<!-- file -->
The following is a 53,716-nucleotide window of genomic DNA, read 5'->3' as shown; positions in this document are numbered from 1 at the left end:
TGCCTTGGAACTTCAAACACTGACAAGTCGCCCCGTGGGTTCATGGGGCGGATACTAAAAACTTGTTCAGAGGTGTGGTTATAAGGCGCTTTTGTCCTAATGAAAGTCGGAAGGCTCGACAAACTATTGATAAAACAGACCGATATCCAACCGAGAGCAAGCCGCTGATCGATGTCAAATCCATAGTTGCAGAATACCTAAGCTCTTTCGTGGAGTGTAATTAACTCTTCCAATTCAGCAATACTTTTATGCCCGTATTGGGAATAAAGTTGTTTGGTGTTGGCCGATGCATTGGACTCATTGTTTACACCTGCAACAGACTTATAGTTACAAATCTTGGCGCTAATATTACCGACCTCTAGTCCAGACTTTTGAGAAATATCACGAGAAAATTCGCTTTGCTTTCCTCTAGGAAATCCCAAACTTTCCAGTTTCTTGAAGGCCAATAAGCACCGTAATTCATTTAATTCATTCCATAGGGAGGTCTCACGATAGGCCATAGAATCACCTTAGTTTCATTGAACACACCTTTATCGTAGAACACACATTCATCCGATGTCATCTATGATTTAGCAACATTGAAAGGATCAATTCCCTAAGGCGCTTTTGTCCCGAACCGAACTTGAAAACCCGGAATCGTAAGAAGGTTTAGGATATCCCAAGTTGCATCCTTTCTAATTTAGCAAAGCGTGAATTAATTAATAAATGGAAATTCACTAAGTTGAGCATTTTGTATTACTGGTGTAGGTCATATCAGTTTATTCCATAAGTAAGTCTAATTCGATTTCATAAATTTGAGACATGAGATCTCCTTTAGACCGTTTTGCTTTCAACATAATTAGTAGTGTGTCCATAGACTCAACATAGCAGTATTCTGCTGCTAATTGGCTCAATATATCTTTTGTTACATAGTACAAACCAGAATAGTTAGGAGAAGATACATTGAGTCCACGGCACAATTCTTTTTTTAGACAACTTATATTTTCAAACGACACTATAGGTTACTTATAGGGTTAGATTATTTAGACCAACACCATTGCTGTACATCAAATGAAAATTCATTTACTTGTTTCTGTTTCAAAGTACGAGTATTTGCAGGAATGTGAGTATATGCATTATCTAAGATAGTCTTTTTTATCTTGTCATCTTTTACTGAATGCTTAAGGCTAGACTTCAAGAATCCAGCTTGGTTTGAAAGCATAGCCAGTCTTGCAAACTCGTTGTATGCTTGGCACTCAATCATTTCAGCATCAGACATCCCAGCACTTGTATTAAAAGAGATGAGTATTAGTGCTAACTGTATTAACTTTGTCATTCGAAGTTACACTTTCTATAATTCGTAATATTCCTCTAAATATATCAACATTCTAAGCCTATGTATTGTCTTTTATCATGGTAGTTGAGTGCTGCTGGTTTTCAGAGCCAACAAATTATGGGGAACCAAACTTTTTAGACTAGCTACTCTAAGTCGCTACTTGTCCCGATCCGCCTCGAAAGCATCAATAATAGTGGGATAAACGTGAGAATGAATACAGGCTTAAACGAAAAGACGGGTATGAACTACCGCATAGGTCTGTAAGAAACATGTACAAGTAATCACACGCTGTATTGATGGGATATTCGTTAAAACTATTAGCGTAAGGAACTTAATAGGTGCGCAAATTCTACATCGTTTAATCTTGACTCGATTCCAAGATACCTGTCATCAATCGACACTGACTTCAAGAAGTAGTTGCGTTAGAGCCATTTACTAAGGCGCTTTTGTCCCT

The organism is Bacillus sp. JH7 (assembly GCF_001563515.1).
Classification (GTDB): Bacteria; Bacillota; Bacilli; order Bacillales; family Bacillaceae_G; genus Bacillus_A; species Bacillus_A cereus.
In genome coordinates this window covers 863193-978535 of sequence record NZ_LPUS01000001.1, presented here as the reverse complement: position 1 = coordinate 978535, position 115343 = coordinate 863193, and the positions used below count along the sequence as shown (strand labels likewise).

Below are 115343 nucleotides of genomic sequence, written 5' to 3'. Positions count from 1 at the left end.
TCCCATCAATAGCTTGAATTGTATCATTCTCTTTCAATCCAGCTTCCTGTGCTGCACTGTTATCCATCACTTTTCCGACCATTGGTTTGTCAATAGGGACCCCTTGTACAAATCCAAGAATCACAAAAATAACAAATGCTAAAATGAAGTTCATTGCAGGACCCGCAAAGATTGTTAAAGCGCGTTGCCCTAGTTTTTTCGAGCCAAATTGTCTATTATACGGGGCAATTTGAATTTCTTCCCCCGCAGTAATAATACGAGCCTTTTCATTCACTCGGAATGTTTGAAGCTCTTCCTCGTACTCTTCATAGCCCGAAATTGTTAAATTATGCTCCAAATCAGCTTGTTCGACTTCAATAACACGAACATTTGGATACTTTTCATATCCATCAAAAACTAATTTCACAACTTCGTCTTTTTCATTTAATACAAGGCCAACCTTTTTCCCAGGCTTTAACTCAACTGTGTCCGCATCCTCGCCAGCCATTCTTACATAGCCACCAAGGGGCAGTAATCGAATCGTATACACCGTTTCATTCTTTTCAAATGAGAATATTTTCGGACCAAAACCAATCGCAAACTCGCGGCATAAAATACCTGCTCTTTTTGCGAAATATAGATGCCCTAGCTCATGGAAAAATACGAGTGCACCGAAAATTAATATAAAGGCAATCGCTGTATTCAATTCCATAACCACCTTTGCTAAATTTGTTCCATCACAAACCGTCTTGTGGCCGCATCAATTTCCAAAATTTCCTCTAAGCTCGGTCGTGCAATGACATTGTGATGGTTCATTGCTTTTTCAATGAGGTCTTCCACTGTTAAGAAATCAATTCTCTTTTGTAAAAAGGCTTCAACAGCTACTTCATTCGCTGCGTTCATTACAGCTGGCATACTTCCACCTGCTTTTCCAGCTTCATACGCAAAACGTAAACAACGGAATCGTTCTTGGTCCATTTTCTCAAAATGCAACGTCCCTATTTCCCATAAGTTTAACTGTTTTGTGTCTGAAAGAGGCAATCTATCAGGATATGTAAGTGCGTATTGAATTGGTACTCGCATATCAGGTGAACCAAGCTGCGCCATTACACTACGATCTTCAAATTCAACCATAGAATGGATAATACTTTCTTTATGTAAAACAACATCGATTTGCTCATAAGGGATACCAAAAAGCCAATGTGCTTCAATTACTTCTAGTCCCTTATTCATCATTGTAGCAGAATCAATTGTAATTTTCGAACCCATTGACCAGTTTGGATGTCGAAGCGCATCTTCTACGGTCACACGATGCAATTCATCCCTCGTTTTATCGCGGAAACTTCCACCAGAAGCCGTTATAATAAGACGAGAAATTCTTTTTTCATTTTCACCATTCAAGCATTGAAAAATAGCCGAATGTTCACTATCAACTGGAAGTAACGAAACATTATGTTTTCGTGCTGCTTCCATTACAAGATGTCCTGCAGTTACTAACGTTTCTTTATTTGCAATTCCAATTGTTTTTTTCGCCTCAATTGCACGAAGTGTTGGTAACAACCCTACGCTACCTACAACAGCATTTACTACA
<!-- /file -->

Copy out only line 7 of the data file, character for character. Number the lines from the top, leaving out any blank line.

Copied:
TCCCATCAATAGCTTGAATTGTATCATTCTCTTTCAATCCAGCTTCCTGTGCTGCACTGTTATCCATCACTTTTCCGACCATTGGTTTGTCAATAGGGACCCCTTGTACAAATCCAAGAATCACAAAAATAACAAATGCTAAAATGAAGTTCATTGCAGGACCCGCAAAGATTGTTAAAGCGCGTTGCCCTAGTTTTTTCGAGCCAAATTGTCTATTATACGGGGCAATTTGAATTTCTTCCCCCGCAGTAATAATACGAGCCTTTTCATTCACTCGGAATGTTTGAAGCTCTTCCTCGTACTCTTCATAGCCCGAAATTGTTAAATTATGCTCCAAATCAGCTTGTTCGACTTCAATAACACGAACATTTGGATACTTTTCATATCCATCAAAAACTAATTTCACAACTTCGTCTTTTTCATTTAATACAAGGCCAACCTTTTTCCCAGGCTTTAACTCAACTGTGTCCGCATCCTCGCCAGCCATTCTTACATAGCCACCAAGGGGCAGTAATCGAATCGTATACACCGTTTCATTCTTTTCAAATGAGAATATTTTCGGACCAAAACCAATCGCAAACTCGCGGCATAAAATACCTGCTCTTTTTGCGAAATATAGATGCCCTAGCTCATGGAAAAATACGAGTGCACCGAAAATTAATATAAAGGCAATCGCTGTATTCAATTCCATAACCACCTTTGCTAAATTTGTTCCATCACAAACCGTCTTGTGGCCGCATCAATTTCCAAAATTTCCTCTAAGCTCGGTCGTGCAATGACATTGTGATGGTTCATTGCTTTTTCAATGAGGTCTTCCACTGTTAAGAAATCAATTCTCTTTTGTAAAAAGGCTTCAACAGCTACTTCATTCGCTGCGTTCATTACAGCTGGCATACTTCCACCTGCTTTTCCAGCTTCATACGCAAAACGTAAACAACGGAATCGTTCTTGGTCCATTTTCTCAAAATGCAACGTCCCTATTTCCCATAAGTTTAACTGTTTTGTGTCTGAAAGAGGCAATCTATCAGGATATGTAAGTGCGTATTGAATTGGTACTCGCATATCAGGTGAACCAAGCTGCGCCATTACACTACGATCTTCAAATTCAACCATAGAATGGATAATACTTTCTTTATGTAAAACAACATCGATTTGCTCATAAGGGATACCAAAAAGCCAATGTGCTTCAATTACTTCTAGTCCCTTATTCATCATTGTAGCAGAATCAATTGTAATTTTCGAACCCATTGACCAGTTTGGATGTCGAAGCGCATCTTCTACGGTCACACGATGCAATTCATCCCTCGTTTTATCGCGGAAACTTCCACCAGAAGCCGTTATAATAAGACGAGAAATTCTTTTTTCATTTTCACCATTCAAGCATTGAAAAATAGCCGAATGTTCACTATCAACTGGAAGTAACGAAACATTATGTTTTCGTGCTGCTTCCATTACAAGATGTCCTGCAGTTACTAACGTTTCTTTATTTGCAATTCCAATTGTTTTTTTCGCCTCAATTGCACGAAGTGTTGGTAACAACCCTACGCTACCTACAACAGCATTTACTACA